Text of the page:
1. Even just changing one element can make a big difference in the workout and how the body responds to exercise.
  2. It’s important to change things up regularly to keep the body healthy and mind engaged.

Injury Prevention

One of the best things about using FITT is that it allows individuals to monitor the length and intensity of their workouts. When individuals work out too frequently or don’t get enough rest, they run the risk of overuse injuries, burnout, and muscle strains. The FITT principle encourages adding variety to workouts. When following this practice, it allows the body to rest and recover properly. Because individuals are not working the same muscle groups over and over again, better results are achieved.

Fighting Inflammation Naturally


Garber, C. E., Blissmer, B., Deschenes, M. R., Franklin, B. A., Lamonte, M. J., Lee, I. M., Nieman, D. C., Swain, D. P., & American College of Sports Medicine (2011). American College of Sports Medicine position stand. Quantity and quality of exercise for developing and maintaining cardiorespiratory, musculoskeletal, and neuromotor fitness in apparently healthy adults: guidance for prescribing exercise. Medicine and science in sports and exercise, 43(7), 1334–1359.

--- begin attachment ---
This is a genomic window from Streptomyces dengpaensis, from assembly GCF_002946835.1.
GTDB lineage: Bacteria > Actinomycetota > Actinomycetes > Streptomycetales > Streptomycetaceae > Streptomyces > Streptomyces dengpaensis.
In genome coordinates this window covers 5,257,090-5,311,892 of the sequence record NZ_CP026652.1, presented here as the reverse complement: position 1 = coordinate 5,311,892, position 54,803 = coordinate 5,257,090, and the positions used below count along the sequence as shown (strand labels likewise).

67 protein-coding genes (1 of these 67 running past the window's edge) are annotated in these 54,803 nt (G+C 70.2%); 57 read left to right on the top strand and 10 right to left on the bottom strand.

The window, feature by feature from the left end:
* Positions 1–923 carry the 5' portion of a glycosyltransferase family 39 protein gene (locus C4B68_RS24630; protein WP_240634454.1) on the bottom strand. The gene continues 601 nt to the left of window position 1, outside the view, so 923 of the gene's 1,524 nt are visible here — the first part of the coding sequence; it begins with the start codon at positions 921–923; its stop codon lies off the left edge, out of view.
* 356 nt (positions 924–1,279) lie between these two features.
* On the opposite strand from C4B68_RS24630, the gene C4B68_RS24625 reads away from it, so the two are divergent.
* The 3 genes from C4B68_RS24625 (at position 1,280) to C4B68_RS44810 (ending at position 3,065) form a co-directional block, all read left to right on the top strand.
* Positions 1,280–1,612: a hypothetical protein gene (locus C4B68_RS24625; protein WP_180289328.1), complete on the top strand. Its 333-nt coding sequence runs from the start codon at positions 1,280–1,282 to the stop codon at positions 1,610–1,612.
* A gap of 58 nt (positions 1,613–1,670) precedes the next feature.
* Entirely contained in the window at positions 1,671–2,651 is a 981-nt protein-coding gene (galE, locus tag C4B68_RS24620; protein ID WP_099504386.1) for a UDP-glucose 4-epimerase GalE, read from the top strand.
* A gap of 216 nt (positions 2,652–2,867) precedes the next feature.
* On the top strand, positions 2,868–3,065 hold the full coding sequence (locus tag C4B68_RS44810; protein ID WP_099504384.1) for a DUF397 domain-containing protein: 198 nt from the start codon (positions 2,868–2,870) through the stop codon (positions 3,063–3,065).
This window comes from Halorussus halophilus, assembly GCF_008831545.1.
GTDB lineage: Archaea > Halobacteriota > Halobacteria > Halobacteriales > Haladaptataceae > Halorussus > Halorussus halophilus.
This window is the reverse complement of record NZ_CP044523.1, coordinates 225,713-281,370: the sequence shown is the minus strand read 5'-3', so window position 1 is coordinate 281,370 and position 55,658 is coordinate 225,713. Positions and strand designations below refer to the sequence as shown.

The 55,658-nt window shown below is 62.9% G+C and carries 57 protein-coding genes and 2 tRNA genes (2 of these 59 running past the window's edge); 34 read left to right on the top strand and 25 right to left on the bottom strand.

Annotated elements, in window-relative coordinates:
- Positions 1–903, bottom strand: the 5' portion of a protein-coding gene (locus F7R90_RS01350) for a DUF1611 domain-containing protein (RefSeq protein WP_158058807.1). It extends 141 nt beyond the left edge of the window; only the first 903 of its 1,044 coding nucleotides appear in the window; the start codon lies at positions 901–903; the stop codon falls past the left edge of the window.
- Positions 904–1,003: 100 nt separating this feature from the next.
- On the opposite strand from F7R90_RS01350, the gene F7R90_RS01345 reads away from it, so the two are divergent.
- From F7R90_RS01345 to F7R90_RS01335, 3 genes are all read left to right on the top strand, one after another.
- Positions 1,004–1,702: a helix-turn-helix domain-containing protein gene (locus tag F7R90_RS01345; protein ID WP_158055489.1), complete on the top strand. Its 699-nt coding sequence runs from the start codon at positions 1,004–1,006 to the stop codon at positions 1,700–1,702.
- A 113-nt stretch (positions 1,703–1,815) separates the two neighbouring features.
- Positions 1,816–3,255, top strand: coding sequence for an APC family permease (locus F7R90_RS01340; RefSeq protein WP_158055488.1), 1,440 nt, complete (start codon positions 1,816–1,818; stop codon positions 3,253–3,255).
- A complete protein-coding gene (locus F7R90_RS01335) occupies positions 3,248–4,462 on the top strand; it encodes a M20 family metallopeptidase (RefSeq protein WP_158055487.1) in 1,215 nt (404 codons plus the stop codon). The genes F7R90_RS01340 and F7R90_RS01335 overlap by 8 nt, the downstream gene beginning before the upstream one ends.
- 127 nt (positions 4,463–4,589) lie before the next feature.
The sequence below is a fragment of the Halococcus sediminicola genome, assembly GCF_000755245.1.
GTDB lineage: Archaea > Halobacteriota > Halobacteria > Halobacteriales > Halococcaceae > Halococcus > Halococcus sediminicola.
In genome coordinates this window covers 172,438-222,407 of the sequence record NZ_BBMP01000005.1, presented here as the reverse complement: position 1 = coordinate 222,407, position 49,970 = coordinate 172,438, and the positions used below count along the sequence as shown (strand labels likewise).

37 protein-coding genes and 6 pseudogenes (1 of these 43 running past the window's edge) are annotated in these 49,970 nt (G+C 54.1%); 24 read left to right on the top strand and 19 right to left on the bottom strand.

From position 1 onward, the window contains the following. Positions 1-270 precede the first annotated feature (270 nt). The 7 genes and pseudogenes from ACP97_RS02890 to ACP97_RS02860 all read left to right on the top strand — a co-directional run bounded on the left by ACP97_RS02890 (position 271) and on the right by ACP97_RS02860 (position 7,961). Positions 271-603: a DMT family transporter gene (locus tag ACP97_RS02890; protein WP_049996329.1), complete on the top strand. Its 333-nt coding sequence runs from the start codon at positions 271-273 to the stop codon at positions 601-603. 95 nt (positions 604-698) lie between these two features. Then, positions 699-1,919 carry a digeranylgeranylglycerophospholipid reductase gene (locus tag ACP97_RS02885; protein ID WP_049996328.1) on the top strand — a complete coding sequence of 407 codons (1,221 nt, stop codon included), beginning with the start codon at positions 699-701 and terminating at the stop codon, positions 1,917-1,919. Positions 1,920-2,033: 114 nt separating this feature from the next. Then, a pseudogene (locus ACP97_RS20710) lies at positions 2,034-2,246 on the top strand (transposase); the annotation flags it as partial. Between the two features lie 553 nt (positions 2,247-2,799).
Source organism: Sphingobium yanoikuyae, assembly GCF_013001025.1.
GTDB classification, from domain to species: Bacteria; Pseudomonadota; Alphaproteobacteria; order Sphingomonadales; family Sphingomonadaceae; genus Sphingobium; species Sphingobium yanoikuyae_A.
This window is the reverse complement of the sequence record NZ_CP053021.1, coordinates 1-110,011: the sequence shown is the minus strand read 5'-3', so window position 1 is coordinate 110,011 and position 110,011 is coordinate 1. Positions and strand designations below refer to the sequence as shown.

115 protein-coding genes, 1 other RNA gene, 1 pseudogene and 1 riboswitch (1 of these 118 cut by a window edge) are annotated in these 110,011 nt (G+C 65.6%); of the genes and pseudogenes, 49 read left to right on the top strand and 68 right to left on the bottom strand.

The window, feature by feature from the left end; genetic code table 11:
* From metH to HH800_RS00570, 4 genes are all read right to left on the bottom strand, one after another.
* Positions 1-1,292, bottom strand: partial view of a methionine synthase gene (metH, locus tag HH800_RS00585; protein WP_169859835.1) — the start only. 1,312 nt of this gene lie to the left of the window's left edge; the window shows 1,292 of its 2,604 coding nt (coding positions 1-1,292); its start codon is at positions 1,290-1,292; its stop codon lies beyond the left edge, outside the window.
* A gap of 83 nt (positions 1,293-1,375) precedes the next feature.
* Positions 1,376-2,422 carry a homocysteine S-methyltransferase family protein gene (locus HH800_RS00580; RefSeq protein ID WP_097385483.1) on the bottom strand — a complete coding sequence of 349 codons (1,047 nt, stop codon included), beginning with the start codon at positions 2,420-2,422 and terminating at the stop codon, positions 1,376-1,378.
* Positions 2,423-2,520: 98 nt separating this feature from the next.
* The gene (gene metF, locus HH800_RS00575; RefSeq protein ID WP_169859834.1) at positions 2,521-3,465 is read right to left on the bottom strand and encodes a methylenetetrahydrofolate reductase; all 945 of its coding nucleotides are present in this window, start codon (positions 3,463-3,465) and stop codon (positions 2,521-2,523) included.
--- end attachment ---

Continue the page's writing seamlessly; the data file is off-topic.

McCall Pete. 8 reasons to take a rest day. (2018) American Council on Exercise.

National Strength and Conditioning Association. (2017) Determination of resistance training frequency.

Schoenfeld, B. J., Ogborn, D., & Krieger, J. W. (2016). Effects of Resistance Training Frequency on Measures of Muscle Hypertrophy: A Systematic Review and Meta-Analysis. Sports medicine (Auckland, N.Z.), 46(11), 1689–1697.

Cardoos, Nathan MD. Overtraining Syndrome. (May/June 2015). Current Sports Medicine Reports 14(3):p 157-158. DOI: 10.1249/JSR.0000000000000145

Discovering the Nutritional Benefits of Tomatoes

Discovering the Nutritional Benefits of Tomatoes

Tomatoes are low-calorie and nutrient-dense, what health benefits can individuals gain from their consumption?

Discovering the Nutritional Benefits of Tomatoes

Tomato Benefits

All varieties of tomatoes offer nutrients, including potassium and vitamin C, making them part of a balanced diet.

  • Raw tomatoes contain vitamin C, which brightens skin and fights inflammation.
  • Cooking tomatoes releases more antioxidants which are vital in small quantities such as lycopene, for maintaining heart health and preventing certain cancers.
  • Other benefits contribute to heart, prostate, and cognitive/brain health.

Various tomato recipes and products can offer a balance of nutrients. Variety is key and this applies to all fruits and vegetables. Try them raw, cooked, and steamed, as the different methods can offer different benefits.

Cooked and Raw Tomatoes